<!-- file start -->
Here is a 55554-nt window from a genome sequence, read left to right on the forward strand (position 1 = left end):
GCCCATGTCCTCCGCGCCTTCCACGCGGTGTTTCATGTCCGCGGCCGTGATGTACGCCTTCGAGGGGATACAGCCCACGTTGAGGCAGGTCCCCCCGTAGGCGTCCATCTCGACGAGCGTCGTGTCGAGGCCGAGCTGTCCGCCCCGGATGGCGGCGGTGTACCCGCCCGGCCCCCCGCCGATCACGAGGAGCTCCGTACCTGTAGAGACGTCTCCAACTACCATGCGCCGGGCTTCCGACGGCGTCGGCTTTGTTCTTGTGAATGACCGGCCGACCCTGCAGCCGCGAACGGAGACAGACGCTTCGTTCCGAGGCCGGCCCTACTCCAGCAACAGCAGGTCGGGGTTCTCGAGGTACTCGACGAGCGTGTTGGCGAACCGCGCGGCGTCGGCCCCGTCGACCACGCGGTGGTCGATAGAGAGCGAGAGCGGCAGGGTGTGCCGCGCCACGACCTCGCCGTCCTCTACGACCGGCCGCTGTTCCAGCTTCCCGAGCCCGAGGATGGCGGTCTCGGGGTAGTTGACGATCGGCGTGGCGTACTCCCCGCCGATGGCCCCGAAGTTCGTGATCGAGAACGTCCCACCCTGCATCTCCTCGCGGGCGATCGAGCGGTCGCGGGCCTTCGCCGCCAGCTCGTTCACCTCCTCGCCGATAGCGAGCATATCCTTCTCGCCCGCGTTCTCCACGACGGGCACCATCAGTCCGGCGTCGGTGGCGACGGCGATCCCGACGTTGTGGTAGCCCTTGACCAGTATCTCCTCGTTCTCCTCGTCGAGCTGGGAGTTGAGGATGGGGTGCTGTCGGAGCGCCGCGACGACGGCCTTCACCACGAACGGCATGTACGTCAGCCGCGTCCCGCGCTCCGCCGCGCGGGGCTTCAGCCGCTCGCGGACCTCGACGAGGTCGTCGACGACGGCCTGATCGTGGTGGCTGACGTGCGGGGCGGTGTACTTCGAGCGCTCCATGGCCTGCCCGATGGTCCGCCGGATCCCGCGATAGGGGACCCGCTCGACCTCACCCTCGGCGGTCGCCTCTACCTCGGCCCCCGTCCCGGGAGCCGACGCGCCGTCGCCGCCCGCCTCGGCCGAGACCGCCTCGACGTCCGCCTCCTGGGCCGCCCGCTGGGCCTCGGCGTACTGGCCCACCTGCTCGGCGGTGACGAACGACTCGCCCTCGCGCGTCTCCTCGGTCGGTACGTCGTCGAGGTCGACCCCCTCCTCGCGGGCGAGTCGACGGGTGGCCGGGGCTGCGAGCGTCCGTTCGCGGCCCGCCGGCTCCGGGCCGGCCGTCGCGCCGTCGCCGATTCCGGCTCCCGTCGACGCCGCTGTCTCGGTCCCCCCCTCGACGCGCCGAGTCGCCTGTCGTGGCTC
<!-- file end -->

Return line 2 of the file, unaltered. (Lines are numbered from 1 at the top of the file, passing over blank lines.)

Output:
GCCCATGTCCTCCGCGCCTTCCACGCGGTGTTTCATGTCCGCGGCCGTGATGTACGCCTTCGAGGGGATACAGCCCACGTTGAGGCAGGTCCCCCCGTAGGCGTCCATCTCGACGAGCGTCGTGTCGAGGCCGAGCTGTCCGCCCCGGATGGCGGCGGTGTACCCGCCCGGCCCCCCGCCGATCACGAGGAGCTCCGTACCTGTAGAGACGTCTCCAACTACCATGCGCCGGGCTTCCGACGGCGTCGGCTTTGTTCTTGTGAATGACCGGCCGACCCTGCAGCCGCGAACGGAGACAGACGCTTCGTTCCGAGGCCGGCCCTACTCCAGCAACAGCAGGTCGGGGTTCTCGAGGTACTCGACGAGCGTGTTGGCGAACCGCGCGGCGTCGGCCCCGTCGACCACGCGGTGGTCGATAGAGAGCGAGAGCGGCAGGGTGTGCCGCGCCACGACCTCGCCGTCCTCTACGACCGGCCGCTGTTCCAGCTTCCCGAGCCCGAGGATGGCGGTCTCGGGGTAGTTGACGATCGGCGTGGCGTACTCCCCGCCGATGGCCCCGAAGTTCGTGATCGAGAACGTCCCACCCTGCATCTCCTCGCGGGCGATCGAGCGGTCGCGGGCCTTCGCCGCCAGCTCGTTCACCTCCTCGCCGATAGCGAGCATATCCTTCTCGCCCGCGTTCTCCACGACGGGCACCATCAGTCCGGCGTCGGTGGCGACGGCGATCCCGACGTTGTGGTAGCCCTTGACCAGTATCTCCTCGTTCTCCTCGTCGAGCTGGGAGTTGAGGATGGGGTGCTGTCGGAGCGCCGCGACGACGGCCTTCACCACGAACGGCATGTACGTCAGCCGCGTCCCGCGCTCCGCCGCGCGGGGCTTCAGCCGCTCGCGGACCTCGACGAGGTCGTCGACGACGGCCTGATCGTGGTGGCTGACGTGCGGGGCGGTGTACTTCGAGCGCTCCATGGCCTGCCCGATGGTCCGCCGGATCCCGCGATAGGGGACCCGCTCGACCTCACCCTCGGCGGTCGCCTCTACCTCGGCCCCCGTCCCGGGAGCCGACGCGCCGTCGCCGCCCGCCTCGGCCGAGACCGCCTCGACGTCCGCCTCCTGGGCCGCCCGCTGGGCCTCGGCGTACTGGCCCACCTGCTCGGCGGTGACGAACGACTCGCCCTCGCGCGTCTCCTCGGTCGGTACGTCGTCGAGGTCGACCCCCTCCTCGCGGGCGAGTCGACGGGTGGCCGGGGCTGCGAGCGTCCGTTCGCGGCCCGCCGGCTCCGGGCCGGCCGTCGCGCCGTCGCCGATTCCGGCTCCCGTCGACGCCGCTGTCTCGGTCCCCCCCTCGACGCGCCGAGTCGCCTGTCGTGGCTC